Today we have the second of a three-part guest series by Seth Cane on the Galil rifle. Today he looks at the Galil AR…
by Seth Cane
The Galil AR was the standard-infantry model of the Galil produced by IMI. The AR was, in a nutshell, a down-sized ARM model. Early production took the wood handguard assembly (and later plastic) and Gas Block from the SAR while retaining the barrel, Gas Piston and Cylinder from the ARM. As with the other three, there was no bayonet-provision and was offered in both 5.56NATO and 7.62NATO, with the former being more popular.
The AR remains as being the less-recognizable of the three base-models. The reasoning for this is that the AR, while having all the necessary functions of a basic infantry-rifle, didn’t have the flexibility of the ARM nor the compact size of the SAR to make it attractive. That, and it was never adopted by the IDF in significant quantity.
However, the AR did not become a failure in the least. One major-order in the beginning was by Guatemala; the regime at the time cooperated well with the Israeli government and brokered armament purchases from IMI. All three Galil models were reportedly shipped, but the majority were modified Galil AR rifles, dubbed the KEL. The KEL was restricted to Semi-Auto only, with the exception of those for use by special-forces. For reasons not yet clear, the Guatemalan government chose to locally-produced the handguards for the rifles using (presumably) slave-labor. During the Guatemalan civil war, the KEL saw widespread usage both by the government and rebel forces.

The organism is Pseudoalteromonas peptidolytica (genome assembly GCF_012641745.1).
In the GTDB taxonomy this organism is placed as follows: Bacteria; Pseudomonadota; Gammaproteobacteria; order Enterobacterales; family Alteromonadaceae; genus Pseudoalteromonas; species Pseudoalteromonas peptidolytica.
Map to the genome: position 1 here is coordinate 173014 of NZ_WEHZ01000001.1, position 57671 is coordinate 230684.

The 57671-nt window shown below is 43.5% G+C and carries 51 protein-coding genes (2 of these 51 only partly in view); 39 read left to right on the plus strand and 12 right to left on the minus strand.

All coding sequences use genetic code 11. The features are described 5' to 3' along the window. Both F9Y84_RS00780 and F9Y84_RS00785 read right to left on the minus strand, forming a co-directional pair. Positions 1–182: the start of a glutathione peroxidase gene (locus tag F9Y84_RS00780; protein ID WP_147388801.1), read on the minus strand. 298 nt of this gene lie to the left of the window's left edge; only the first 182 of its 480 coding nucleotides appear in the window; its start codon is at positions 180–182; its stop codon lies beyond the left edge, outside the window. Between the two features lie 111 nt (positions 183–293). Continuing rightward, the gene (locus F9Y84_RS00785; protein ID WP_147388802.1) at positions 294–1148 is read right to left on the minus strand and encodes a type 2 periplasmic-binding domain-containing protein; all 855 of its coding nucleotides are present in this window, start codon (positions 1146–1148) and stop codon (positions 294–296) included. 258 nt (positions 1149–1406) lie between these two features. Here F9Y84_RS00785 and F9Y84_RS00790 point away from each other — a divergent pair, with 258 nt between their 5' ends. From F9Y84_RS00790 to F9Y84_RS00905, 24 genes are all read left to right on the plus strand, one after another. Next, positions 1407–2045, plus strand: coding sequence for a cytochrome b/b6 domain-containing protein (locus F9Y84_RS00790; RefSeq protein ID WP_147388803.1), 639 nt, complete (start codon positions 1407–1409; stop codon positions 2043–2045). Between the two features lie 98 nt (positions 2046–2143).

Farther south, the AR made its biggest-splash in the harsh climates of Colombia. INDUMIL, the state-run arms manufacturer of Colombia, licensed IMI to produce the AR locally in its own configuration for the Colombian military. Early models used a new gas block with integrated bayonet mount amongst other small changes. Later on, the gas block would be changed to ARM variation with integrated bipod mount.
One final place the AR found success was with the American civilian market, albeit in semi-auto form. Before the import-ban of 1989, the AR was the most popular of the models offered for civilian sales. The demand for the AR over the ARM was so great, that the initial importer Magnum Research began converting ARM models over to AR configuration through the use of conversion-kits.
While not being the most well-known, the Galil AR has proven to be a practical and rugged design both to soldiers and sportsmen throughout the world.